The stains were also studied from the point of view of anthropology. The conclusion was that the face that had been in contact with the sudarium had typically Jewish features, a prominent nose and pronounced cheekbones.
Finally, the very fact that the cloth was kept at all is a sign of its authenticity, as it has no artistic or monetary value at all. All the studies carried out so far point in one direction, with nothing to suggest the contrary the sudarium was used to cover the head of the dead body of Jesus of Nazareth from when he was taken down from the cross until he was buried.
3: Coincidence with the Shroud
The sudarium alone has revealed sufficient information to suggest that it was in contact with the face of Jesus after the crucifixion. However, the really fascinating evidence comes to light when this cloth is compared to the Shroud of Turin.
The first and most obvious coincidence is that the blood on both cloths belongs to the same group, namely AB.
The length of the nose through which the pleural oedema fluid came onto the sudarium has been calculated at eight centimetres, just over three inches. This is exactly the same length as the nose on the image of the Shroud.
Joh 20:6 Then cometh Simon Peter following him, and went into the sepulchre, and seeth the linen clothes lie,
Joh 20:7 And the napkin, that was about his head, not lying with the linen clothes, but wrapped together in a place by itself.
The word translated "wrapped together" is Strongs:
From G1722 andτυλίσσω tulissō (to twist; probably akin to G1507); to entwine, that is, wind up in: - wrap in (together).
It's used two other places in the new testament:
Mat 27:59 And when Joseph had taken the body, he wrapped it in a clean linen cloth,
Luk 23:53 And he took it down, and wrapped it in linen, and laid it in a sepulchre that was hewn in stone, wherein never man before was laid.
So the sense of the word isn't that it was neatly folded by Christ, but rather that it was WRAPPED as if around his head, but by itself...in other words, as if it WERE wrapped around his head and then the body disappeared, leaving the cloth wrapped by itself.
This makes sense, since the glorification of Christ's body went from a physical body to a spiritual body.
1Co 15:44 It is sown a natural body; it is raised a spiritual body. There is a natural body, and there is a spiritual body.
1Co 15:45 And so it is written, The first man Adam was made a living soul; the last Adam was made a quickening spirit.
1Co 15:46 Howbeit that was not first which is spiritual, but that which is natural; and afterward that which is spiritual.
In other words, in the twinkling of an eye, this happened:
1Co 15:51 Behold, I shew you a mystery; We shall not all sleep, but we shall all be changed,
1Co 15:52 In a moment, in the twinkling of an eye, at the last trump: for the trumpet shall sound, and the dead shall be raised incorruptible, and we shall be changed.
I would consider that fact as having the exact opposite meaning. The disciples, finding the burial clothes lying empty in the tomb, were more concerned with the question of where the body had gone. It was several hours yet before they saw Jesus alive, and after that, they forgot all about the tomb and everything in it.
In fact, the tomb itself was lost for years, because, as an empty hole, it was simply not sufficiently interesting to be marked. It was just a place where Jesus had spent a few hours, like so many others.
Ah, you forget Mary Magdalen was there too. She was a woman who loved Our Lord very much. I doubt she forgot about anything that had touched His body. She and her friends probably gathered up the linen keepsakes out of love and reverence. It’s something women do.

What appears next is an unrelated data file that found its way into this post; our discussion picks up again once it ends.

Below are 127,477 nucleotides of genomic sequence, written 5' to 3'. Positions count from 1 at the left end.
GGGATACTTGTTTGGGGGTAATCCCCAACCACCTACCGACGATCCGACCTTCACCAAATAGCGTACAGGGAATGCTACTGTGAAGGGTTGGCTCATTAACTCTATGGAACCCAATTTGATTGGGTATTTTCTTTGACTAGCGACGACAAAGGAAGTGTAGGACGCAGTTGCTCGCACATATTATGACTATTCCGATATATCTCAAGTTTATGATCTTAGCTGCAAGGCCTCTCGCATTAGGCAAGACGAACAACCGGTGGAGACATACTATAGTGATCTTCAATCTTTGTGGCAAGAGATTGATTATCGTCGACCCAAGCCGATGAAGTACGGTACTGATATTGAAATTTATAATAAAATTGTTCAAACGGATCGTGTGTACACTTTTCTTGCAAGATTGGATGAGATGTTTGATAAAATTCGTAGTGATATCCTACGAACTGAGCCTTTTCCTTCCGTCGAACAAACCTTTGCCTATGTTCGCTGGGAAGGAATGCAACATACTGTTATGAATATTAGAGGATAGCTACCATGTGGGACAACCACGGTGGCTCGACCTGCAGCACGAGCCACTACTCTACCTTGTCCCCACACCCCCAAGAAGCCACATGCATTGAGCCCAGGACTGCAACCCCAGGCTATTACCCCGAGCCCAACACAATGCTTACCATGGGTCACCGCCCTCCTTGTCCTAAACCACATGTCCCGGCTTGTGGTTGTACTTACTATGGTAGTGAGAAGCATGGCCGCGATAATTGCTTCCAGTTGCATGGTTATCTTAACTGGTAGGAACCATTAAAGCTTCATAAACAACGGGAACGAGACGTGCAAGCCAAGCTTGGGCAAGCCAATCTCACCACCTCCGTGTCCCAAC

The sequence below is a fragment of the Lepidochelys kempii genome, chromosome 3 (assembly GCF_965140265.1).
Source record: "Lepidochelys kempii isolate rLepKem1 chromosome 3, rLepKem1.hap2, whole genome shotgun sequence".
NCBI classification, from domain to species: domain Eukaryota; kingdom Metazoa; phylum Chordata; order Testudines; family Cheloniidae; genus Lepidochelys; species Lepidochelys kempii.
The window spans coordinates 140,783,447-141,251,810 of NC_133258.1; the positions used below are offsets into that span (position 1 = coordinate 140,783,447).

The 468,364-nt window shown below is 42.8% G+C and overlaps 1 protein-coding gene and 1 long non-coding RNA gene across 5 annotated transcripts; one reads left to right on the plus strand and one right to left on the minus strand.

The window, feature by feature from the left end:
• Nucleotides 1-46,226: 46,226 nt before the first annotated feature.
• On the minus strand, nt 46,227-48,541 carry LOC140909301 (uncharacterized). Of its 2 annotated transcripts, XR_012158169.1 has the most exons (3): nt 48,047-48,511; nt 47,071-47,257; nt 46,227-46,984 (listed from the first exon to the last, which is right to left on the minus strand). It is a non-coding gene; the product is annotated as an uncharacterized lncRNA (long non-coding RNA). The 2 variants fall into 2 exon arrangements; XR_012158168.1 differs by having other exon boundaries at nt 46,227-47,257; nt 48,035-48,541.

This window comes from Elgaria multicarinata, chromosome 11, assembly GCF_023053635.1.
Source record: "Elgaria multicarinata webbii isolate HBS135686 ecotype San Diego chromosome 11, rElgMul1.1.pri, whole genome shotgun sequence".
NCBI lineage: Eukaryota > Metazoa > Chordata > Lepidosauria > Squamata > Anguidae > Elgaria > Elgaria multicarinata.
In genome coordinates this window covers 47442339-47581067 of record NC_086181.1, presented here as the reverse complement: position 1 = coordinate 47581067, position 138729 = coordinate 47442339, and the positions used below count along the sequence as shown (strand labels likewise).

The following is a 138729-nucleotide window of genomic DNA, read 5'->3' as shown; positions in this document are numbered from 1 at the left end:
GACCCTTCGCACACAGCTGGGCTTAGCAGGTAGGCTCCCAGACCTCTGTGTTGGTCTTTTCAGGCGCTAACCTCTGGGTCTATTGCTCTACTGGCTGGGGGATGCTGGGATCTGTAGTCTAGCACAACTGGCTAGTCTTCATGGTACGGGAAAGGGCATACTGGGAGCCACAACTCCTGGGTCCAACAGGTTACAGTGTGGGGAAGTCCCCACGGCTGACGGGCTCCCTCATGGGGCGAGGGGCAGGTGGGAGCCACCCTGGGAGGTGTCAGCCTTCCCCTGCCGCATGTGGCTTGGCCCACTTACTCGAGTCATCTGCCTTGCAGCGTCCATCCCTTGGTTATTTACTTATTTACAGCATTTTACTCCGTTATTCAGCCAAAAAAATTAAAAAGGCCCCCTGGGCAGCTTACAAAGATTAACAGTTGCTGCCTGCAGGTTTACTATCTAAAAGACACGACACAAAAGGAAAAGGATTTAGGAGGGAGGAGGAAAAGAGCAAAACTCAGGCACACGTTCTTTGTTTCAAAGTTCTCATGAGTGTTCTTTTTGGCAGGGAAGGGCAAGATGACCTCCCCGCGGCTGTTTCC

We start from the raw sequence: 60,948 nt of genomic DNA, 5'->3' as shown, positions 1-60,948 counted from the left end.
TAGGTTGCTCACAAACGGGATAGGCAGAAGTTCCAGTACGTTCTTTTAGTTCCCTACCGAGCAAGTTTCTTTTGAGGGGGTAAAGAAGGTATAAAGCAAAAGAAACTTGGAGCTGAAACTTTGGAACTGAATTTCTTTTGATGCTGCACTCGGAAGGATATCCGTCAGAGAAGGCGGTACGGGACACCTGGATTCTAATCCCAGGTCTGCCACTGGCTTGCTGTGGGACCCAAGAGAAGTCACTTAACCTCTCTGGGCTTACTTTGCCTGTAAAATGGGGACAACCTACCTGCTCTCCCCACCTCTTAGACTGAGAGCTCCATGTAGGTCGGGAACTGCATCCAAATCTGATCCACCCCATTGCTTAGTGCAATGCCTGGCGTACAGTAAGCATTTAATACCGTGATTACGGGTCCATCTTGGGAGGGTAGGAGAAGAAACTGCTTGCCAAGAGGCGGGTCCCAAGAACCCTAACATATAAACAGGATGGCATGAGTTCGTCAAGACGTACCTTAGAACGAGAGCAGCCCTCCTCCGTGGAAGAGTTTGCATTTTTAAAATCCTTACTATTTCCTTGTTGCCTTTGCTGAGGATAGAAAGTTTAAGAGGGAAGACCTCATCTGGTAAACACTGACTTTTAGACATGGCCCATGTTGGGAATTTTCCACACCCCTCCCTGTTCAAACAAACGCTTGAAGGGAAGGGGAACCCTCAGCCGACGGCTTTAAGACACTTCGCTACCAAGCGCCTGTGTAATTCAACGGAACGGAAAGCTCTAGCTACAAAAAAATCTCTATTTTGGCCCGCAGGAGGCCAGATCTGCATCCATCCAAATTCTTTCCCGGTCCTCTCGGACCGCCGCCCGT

Feeling as they all did about Christ, after having heard His words about His blood, they probably regarded the burial linens with His blood all over them as sacred from the very first moments.
He must have been an Episcopalian.
I forget no such thing.
...they probably regarded the burial linens with His blood all over them as sacred from the very first moments.
Practically the first thing that Joseph and Nicodemus did with the body after getting it from the Romans would have been to wash it completely. I don't suppose that the body had been completely exsanguinated, but the fact that "blood and water" issued from the spear wound (inflicted after death) showed that the blood had already started to coagulate and settle. There would be no blood on the graveclothes.
Between Calvary and Ascension Day, the disciples saw Jesus repeatedly. I doubt very much that they bothered at all with either the tomb or anything in it, after they had seen the Lord Himself alive again. Mary Magdalene grabbed Him by the ankles on their first meeting after the Resurrection, as if never to let Him go. She, of all people, would be the last to concern herself with a bundle of discarded textile products — at least, until it was too late for going back to look for them. Especially ones that had been on a dead body, which would make them ritually unclean.
As to what the disciples understood about the meaning of Christ's blood, they heard him talk about it, but it was over 50 years before John wrote most of it down. It took years for the disciples to understand it. At the time, they understood practically nothing, as we can see from the Synoptic Gospels. They were completely blindsided by the Crucifixion, despite repeated assertions by Jesus that He was going to Jerusalem to suffer and die. The Resurrection caught them no less "on the hop", again despite repeated statements from the Master. Ironically, it was the authorities who took more note of those predictions than the disciples did, since it was they who posted a security detail on the tomb.
The Apostles understood all about Christ’s body and blood as soon as they experienced the Pentecost, not years later.
Everything about Christ was against the common thinking of the day; the women loved Him and would have gathered the garments with any trace of His touch. Remember that people were healed simply by touching the hem of His garment in their presence; it makes perfect sense that they would treasure any article Christ had contact with.
They had to hurriedly inter Christ because of the Sabbath, so they didn’t get to prepare His body the way it was usually done. That’s why they went back later: to finish the job properly. They saw something miraculous had happened; wouldn’t it be logical to gather up the evidence of something miraculous to them? I think so.